Real Estate Broker, Interior Decorator, and Nurse 

Amanda Brown spends Thursday-Saturday working 36 hours as an RN manager at the Outpatient Infusion Center at Banner Boswell Medical Center in Sun City, AZ. 

Brown then devotes Sunday and Monday to her family. When she has extra time, she works as a self-employed home decorator, home stager, and real estate agent at Realty One Group, Phoenix. She also is the mother of a 4-year-old daughter.

Real estate in her free time

“I do real estate and home design work any other time I am needed. Sometimes this means showing homes or answering emails after a 12-hour day, but only when absolutely necessary,” she says.

Brown is clear about her priorities and feels that by keeping her home businesses small and organic, she is able to still enjoy it while meeting the needs of her primary roles as wife, mother, and nurse. 

“Wearing different hats throughout the week meets the needs of my personality. I am a very self-disciplined, motivated, and enthusiastic person,” she adds.

She has worked for Banner Health 13 years, eight as an RN. She started as a health unit coordinator in the Intensive Care Unit then eventually started her nursing career after obtaining her bachelor's degree and Critical Care Registered Nurse certification. 

“After I became a mother, I transitioned to the Outpatient Infusion Center part-time, and after 1 ½ years, I was promoted to RN Manager. I fell in love with oncology nursing, as well as the team I lead and the patients we serve,” she says.

Why real estate? 

As for her second and third careers, Brown has always had a passion for homes and comes from a long line of home-enthusiasts. Her grandfather was one of Phoenix's first home flippers, her father is a real estate agent, and the women in her family are generally known for their beautiful homes.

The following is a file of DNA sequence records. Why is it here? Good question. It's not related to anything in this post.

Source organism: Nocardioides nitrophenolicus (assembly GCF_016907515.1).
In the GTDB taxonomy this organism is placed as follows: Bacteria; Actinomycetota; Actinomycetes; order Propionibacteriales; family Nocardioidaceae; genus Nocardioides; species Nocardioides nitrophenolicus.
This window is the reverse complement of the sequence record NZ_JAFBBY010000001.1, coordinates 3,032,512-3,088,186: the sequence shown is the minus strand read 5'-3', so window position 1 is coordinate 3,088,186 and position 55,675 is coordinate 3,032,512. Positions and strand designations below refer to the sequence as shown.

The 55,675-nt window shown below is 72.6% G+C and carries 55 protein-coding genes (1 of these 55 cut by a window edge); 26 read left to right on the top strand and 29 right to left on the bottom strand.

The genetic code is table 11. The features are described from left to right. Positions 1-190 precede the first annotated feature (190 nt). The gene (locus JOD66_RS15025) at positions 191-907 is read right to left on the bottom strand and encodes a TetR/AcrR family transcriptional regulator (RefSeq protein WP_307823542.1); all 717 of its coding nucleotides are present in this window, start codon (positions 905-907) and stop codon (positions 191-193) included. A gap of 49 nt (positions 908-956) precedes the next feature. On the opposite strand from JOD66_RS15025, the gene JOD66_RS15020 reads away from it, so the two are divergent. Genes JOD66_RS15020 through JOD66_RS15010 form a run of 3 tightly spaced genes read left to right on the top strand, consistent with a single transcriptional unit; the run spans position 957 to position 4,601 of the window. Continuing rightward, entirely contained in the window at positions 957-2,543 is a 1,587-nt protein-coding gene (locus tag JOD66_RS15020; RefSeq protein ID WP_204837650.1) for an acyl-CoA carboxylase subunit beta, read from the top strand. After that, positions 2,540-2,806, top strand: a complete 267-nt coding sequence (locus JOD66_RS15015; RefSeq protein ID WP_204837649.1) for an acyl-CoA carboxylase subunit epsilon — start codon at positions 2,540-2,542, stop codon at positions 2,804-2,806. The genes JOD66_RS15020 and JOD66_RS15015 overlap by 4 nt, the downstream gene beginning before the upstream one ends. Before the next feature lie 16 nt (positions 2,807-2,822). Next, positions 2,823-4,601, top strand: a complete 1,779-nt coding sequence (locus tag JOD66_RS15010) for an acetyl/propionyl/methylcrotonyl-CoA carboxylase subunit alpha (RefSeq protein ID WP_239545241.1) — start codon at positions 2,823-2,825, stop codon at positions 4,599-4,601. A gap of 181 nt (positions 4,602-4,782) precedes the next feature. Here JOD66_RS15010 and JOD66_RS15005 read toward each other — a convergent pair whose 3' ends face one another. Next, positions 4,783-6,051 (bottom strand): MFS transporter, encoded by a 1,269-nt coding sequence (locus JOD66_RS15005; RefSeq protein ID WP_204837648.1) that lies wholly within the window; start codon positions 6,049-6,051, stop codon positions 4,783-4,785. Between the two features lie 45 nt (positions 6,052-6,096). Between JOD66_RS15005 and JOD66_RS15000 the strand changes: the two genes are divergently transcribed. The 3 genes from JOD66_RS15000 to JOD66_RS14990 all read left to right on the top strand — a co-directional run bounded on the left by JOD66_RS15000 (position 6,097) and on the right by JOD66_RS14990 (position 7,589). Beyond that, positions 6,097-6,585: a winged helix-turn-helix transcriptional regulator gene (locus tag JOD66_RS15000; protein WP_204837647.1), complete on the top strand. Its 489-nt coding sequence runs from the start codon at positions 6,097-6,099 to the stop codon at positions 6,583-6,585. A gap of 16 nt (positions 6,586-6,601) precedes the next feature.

“Naturally, I married a certified home inspector and all-around expert handyman. I was raised listening to real estate jargon, learning about the intricacies of real estate deals, and surrounded by beautiful home design,” she says.

Nursing is still her main career

Her main career priority is nursing. Not only do the benefits and income help her family and herself, but being able to serve her community gives her a deep sense of pride and purpose.

“I enjoy connecting with people and doing what I can to make a difference in their lives. My work with homes is just fun. It allows me to flex my creativity and express my personality.” 

Making time for family

Brown and her husband have the same two days off, Sunday and Monday. They spend it traveling, camping, kayaking, mountain biking, doing home projects, watching football, and spending time with family and friends.

“It’s not always easy to make it all work, but we strongly believe in scheduling and prioritizing. We try hard to balance our professional responsibilities with what is important in life: each other and our loved ones. Work and business of any kind can come and go, what we will be left with is the memories we made together and the time spent living life to the fullest.”

How To Become A Real Estate Agent

Good news, getting into real estate sales is a lot easier than nursing school! Here are the 5 most common steps to take to become a real estate agent. 

1. Meet the licensing requirements in your state - like nursing, there is no national real estate license. That's why it's important to first do the research to make sure you are eligible to work in your state as a real estate agent. 

2. Take a real estate agent licensing course - this is required before you can sit for the real estate licensing exam. 

3. Pass the real estate licensing exam - once you pass the exam, you'll receive your real estate license in the mail!